Searching Laptops without Probable Cause – What You Should Know!
By: Gerri L. Elder
Laptop computers are an increasingly common item in the possession of almost anyone who travels, even a defense attorney. Given that almost everyone has a laptop now, and they are so lightweight and easy to carry, airport screeners and customs officials are very accustomed to seeing them every day. However, the question arises, do screeners, police and customs officials have the right to search laptop hard drives without probable cause?
The U.S. government says yes. They claim to have the right to inspect any laptop that enters the country, even if the laptop itself or the owner are not suspected of anything. Just as suitcases are able to be inspected, the government reserves the right to inspect computer hard drives.
The issue has been brought to court, and one federal appeals court has already agreed with the government and said that the search of laptop hard drives is not unreasonable or invasive and is completely legal. However, at least one federal court judge disagrees with the notion that computer hard drives are the same as suitcases, and subject to searches without probable cause.
Michael T. Arnold flew from the Philippines to California a couple of years ago and carried his laptop with him on the flight. At the Los Angeles International Airport, a customs official inspected his laptop and decided to have a look at what was on the hard drive. Child pornography was found inside a pictures folder on the computer, and Arnold was arrested.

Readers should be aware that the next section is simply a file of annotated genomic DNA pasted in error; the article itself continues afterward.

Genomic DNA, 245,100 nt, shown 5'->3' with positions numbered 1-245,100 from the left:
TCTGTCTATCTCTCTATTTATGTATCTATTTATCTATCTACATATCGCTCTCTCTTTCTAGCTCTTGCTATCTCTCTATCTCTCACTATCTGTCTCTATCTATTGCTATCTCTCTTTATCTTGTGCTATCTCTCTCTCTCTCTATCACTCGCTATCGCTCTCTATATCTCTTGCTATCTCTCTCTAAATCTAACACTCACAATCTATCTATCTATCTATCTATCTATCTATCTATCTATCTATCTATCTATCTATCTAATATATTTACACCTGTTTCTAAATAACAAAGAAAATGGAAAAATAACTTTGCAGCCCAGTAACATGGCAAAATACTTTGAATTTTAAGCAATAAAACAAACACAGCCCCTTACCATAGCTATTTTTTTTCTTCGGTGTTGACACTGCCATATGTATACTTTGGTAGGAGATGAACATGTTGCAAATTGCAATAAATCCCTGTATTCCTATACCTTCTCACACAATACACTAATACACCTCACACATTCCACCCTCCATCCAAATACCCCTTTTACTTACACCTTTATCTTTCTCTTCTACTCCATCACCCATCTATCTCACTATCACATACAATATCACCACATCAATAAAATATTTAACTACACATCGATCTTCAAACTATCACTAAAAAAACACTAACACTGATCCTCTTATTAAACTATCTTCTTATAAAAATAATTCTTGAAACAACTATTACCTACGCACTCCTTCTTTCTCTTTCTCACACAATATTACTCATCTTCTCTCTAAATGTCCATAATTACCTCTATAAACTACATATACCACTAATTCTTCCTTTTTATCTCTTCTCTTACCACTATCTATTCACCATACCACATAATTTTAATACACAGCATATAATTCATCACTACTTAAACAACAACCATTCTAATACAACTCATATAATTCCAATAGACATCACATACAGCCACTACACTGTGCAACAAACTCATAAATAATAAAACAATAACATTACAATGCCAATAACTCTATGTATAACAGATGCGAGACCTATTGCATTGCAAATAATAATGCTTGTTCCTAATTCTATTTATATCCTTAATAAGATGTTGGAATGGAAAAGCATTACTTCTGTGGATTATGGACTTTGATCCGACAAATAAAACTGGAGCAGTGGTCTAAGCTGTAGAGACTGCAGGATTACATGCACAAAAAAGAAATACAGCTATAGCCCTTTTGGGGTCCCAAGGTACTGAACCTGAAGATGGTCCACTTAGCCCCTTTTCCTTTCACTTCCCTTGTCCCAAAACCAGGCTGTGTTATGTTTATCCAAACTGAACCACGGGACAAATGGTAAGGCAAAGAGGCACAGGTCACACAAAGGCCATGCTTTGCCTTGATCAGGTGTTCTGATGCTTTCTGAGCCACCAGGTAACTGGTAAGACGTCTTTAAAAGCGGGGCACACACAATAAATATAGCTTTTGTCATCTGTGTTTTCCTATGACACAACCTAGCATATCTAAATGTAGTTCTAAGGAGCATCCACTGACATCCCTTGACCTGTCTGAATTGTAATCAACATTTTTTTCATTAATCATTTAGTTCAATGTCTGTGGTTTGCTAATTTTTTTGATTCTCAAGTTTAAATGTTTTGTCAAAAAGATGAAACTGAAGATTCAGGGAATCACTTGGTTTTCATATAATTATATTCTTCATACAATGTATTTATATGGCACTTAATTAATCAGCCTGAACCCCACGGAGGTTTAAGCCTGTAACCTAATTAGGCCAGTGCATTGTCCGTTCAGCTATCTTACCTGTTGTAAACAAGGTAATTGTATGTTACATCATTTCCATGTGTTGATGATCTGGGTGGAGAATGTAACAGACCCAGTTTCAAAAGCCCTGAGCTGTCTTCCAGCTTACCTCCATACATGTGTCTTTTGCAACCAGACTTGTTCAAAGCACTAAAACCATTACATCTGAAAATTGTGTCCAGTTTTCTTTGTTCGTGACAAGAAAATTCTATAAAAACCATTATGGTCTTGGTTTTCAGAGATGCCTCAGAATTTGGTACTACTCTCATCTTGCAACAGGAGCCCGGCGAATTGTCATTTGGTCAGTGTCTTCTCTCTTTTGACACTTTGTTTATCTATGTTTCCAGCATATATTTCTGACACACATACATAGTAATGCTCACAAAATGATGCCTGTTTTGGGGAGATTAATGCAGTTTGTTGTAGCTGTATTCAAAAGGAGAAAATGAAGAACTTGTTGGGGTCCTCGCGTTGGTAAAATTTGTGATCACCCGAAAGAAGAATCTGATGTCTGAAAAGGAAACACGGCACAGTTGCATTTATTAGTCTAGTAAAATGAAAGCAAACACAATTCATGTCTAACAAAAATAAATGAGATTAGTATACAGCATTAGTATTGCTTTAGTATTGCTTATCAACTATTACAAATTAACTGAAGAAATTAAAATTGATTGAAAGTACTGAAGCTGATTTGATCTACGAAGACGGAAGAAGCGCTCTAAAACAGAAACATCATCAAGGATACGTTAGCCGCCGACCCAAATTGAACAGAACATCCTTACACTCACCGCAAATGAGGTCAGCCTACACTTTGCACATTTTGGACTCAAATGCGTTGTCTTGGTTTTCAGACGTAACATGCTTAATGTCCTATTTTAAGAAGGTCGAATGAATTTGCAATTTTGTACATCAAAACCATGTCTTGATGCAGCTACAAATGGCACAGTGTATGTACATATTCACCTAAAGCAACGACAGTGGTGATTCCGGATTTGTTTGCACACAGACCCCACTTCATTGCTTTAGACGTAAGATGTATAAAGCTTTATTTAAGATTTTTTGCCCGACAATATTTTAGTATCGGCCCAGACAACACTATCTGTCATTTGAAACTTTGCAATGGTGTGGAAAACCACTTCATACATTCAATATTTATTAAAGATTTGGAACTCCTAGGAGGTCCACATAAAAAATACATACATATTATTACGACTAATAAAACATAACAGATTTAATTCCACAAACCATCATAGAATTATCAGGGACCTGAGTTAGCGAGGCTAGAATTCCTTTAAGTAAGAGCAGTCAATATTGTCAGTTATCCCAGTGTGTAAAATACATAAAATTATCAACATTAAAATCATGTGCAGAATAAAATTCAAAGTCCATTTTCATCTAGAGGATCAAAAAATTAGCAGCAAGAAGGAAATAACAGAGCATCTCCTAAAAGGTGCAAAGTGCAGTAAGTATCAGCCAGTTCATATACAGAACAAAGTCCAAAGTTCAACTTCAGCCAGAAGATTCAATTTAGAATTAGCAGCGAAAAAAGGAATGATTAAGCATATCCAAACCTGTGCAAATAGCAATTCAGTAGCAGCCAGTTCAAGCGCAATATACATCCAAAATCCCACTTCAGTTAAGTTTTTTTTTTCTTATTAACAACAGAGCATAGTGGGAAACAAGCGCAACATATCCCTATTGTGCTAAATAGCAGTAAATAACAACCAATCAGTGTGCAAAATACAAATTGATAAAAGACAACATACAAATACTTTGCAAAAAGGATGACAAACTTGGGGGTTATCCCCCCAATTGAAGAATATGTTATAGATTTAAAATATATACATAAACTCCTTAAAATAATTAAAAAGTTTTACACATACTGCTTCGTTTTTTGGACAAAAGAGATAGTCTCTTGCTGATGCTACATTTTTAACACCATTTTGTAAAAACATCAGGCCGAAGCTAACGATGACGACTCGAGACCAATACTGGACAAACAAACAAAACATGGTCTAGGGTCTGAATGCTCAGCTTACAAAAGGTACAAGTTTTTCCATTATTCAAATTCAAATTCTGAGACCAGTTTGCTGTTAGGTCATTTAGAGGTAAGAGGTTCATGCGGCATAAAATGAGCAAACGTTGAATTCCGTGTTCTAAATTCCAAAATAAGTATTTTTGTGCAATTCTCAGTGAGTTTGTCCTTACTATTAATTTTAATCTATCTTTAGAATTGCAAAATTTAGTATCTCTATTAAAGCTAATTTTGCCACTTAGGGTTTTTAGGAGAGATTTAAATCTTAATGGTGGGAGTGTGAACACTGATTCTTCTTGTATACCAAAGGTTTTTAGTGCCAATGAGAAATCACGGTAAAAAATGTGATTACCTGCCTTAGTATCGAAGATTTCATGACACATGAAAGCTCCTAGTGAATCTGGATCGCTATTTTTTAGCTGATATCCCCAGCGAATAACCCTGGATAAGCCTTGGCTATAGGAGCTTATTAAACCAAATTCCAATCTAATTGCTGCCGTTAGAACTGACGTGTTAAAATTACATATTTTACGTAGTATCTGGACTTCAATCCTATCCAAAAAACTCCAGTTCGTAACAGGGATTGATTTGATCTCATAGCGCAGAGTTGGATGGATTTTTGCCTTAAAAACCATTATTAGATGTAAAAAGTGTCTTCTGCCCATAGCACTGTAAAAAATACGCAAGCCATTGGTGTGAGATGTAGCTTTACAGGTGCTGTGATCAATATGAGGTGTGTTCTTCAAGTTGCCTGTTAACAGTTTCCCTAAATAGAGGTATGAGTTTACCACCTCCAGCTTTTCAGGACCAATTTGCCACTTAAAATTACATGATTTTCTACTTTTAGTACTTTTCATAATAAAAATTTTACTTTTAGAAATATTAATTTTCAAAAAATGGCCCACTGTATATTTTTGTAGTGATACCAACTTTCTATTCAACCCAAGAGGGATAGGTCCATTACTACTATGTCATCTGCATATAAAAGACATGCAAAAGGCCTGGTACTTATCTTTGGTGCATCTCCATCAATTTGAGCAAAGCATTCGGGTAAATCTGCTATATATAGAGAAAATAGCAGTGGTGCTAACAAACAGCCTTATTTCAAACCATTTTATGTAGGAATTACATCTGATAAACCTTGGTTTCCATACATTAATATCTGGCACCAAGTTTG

In 2006, Judge Dean D. Pregerson of the Federal District Court in Los Angeles decided that electronic storage devices such as the hard drive of Arnold’s laptop serve as an extension of the users own memory. He therefore decided to suppress the evidence against Arnold, and said that the government should not be allowed to inspect computer hard drives without probable cause.
Judge Pregerson said that computer hard drives can contain diaries, letters, medical information, financial records, trade secrets, attorney-client materials and information about reporters’ confidential sources and story leads. According to Pregerson, it is invasive and a violation of privacy to inspect a hard drive without suspicion of a crime.
There was an appeal of Pregerson’s decision, and the three judges who heard arguments in the case seemed to disagree and may overturn his decision. They were inclined to believe that a computer hard drive is just a container, and like a suitcase, is not entitled to any special protection from searches by customs officials.
In a previous case heard by the United States Court of Appeals for the Fourth Circuit in Richmond, Virginia, the court decided that customs officials had the right to search laptop hard drives without probable cause. The conviction of a man who crossed the Canadian border with a computer that contained child pornography was upheld.
So, in the cases that have been heard so far on this issue, the courts seem to find that the search of a computer hard drive is not invasive or intrusive, and can be conducted without reasonable suspicion or probable cause. The law requires reasonable suspicion when a search is invasive, but without a finding that the search of a computer hard drive is invasive being upheld, the government will continue to search laptop hard drives, with or without any suspicion of a crime.